By Courtney Clark
Do you find it harder to maintain relationships when you can’t see friends face-to-face very often?
Many people do, and the lack of in-person connections has made the past years of the COVID-19 pandemic difficult. Fewer parties and gatherings, quarantines and lockdowns, wondering who shares your same safety levels… it’s enough to make even the strongest friendships start to feel like they’re more of a “chore” than a gift.
But that’s a real problem.
Having people you can lean on has been scientifically linked to higher happiness levels and a lower risk of illness. So whether you’re an extrovert or an introvert, whether you have 100 friends or just 2 BFFs, whether you prefer to talk to friend’s every day or only sporadically, friendships are important.
If you’ve been prioritizing health over friendships these past couple of years, that’s totally okay.
But these 6 behaviors are important signs you need to spend a little more time with friends (even if it’s over Zoom!).
1. You Feel Burned Out
Burnout is a commonly misunderstood feeling. We often think of burnout as an extreme form of feeling busy, but burnout is in fact more closely related to a feeling of melancholy. Burnout comes from a lack of meaning and enthusiasm, not too much stress. Spending time with friends, doing something outside your regular work routine and home routine, can help reignite some missing excitement in your life.
2. Your Partner Repeats Six Little Words
If your partner says “you already told me about that” more than three times in a week, that’s a sign you’re missing another outlet. Most of us need more than one close confidante to bounce our thoughts and feelings off of, because different people provide different kinds of support and feedback. If you’ve been repeating stories to your partner (I’m so guilty of this!), you’re looking for a style of support you haven’t gotten. Time to phone a friend!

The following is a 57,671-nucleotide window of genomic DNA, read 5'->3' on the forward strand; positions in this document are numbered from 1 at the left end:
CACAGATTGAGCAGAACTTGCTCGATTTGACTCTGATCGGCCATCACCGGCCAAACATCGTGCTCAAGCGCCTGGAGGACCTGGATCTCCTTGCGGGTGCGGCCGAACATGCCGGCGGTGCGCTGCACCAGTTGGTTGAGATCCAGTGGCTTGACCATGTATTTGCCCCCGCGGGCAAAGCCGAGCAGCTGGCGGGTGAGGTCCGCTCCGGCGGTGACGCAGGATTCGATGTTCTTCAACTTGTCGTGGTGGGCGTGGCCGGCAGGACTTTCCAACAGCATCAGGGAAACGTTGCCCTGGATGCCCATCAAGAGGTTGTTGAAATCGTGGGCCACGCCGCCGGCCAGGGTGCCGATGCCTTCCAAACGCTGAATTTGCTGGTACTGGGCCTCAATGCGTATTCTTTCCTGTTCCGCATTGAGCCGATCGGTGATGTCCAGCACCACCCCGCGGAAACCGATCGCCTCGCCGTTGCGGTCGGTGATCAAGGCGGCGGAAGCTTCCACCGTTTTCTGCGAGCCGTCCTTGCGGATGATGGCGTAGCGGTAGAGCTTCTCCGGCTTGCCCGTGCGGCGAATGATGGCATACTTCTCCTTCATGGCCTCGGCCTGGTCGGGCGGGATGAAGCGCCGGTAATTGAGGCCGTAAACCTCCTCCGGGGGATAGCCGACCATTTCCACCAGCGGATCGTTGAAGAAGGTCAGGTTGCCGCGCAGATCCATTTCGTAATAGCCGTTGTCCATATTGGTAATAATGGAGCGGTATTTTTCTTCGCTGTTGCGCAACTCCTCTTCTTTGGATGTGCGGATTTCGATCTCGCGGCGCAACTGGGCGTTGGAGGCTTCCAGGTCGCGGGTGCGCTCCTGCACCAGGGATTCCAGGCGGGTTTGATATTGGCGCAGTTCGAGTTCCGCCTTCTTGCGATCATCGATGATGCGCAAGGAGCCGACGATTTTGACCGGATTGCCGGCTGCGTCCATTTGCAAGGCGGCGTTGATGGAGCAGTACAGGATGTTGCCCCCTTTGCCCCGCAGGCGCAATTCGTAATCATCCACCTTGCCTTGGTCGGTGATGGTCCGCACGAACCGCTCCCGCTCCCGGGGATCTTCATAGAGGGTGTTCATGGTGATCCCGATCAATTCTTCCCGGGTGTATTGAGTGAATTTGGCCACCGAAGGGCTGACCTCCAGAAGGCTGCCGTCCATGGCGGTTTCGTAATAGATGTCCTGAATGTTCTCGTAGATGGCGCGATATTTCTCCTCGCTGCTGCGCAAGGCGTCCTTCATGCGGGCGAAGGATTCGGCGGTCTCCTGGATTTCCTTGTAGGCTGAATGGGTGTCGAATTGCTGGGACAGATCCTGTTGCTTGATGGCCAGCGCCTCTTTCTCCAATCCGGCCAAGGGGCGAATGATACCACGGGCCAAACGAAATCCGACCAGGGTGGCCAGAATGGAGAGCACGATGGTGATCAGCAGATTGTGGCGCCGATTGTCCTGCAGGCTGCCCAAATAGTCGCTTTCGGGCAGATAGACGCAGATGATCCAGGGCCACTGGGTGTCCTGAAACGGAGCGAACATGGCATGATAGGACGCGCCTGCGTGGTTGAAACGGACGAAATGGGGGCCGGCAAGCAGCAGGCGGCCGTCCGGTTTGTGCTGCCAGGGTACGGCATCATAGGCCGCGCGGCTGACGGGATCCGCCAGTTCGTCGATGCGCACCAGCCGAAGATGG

3. You’re Bingeing Netflix
Streaming service is a handy companion, but not as good as a real friend. Especially in a pandemic, and extra-especially in the winter when it’s cold, it’s easy to fall into a routine of hunkering down instead of reaching out to someone. But reruns aren’t old friends, even when they seem comforting. Instead of watching a fun show solo, can you recruit a friend to watch, too, and chat about it afterward?
4. You Feel Tired Thinking About Hanging Out
If thinking about being around your friends makes you feel excited but EXHAUSTED, that’s a sign you need more friend time. You’re out of practice of being social, so it feels overwhelming. But that’s not an excuse to avoid it (like exercise!) It just means you need to start slowly and build up your tolerance for human interaction.
5. You Start Friend Time With *This* Phrase…
The phrase “oh my gosh, what’s going on with you?!?!” sounds like a normal way to kick off conversation with a friend, right? Wrong. If you don’t even know enough to ask specific questions like “What’s going on with your new job?” or “How is little Olivia dealing with that difficult teacher?”, you’re too out of touch. This was my warning sign midway through last year, when it became obvious I hadn’t been doing a good enough job knowing even the basics of what my friends were struggling with or celebrating. We deserve to be able to lean on one another, but we can’t if we don’t know “what’s going on.”
6. You Don’t Miss Your Friends
If you’ve gone so long without seeing your friends that you don’t even feel sad about it, that’s the biggest warning sign of all. It’s a little bit like being hungry: early hunger is a gnawing pain in your stomach. But if you wait long enough without eating, the discomfort disappears. It’s like you aren’t even hungry anymore!
But your body is still in need of food, you just ignored the pain so long that the warning sign went away. If you’ve stopped missing your friends (assuming the relationships are healthy and reciprocal!), you’ve gone way too long without support. Try sending a short text to a long-time friend, one of those who won’t bombard you with questions but will always be there to pick up where you left off.
Friendships serve a purpose in our lives, providing us with morale support, sounding boards, and even making us physically healthier. If you’ve been neglecting friendships, maybe it’s time to make them a little bit more of a priority. Not just for your sake, but because your friends need you, too.
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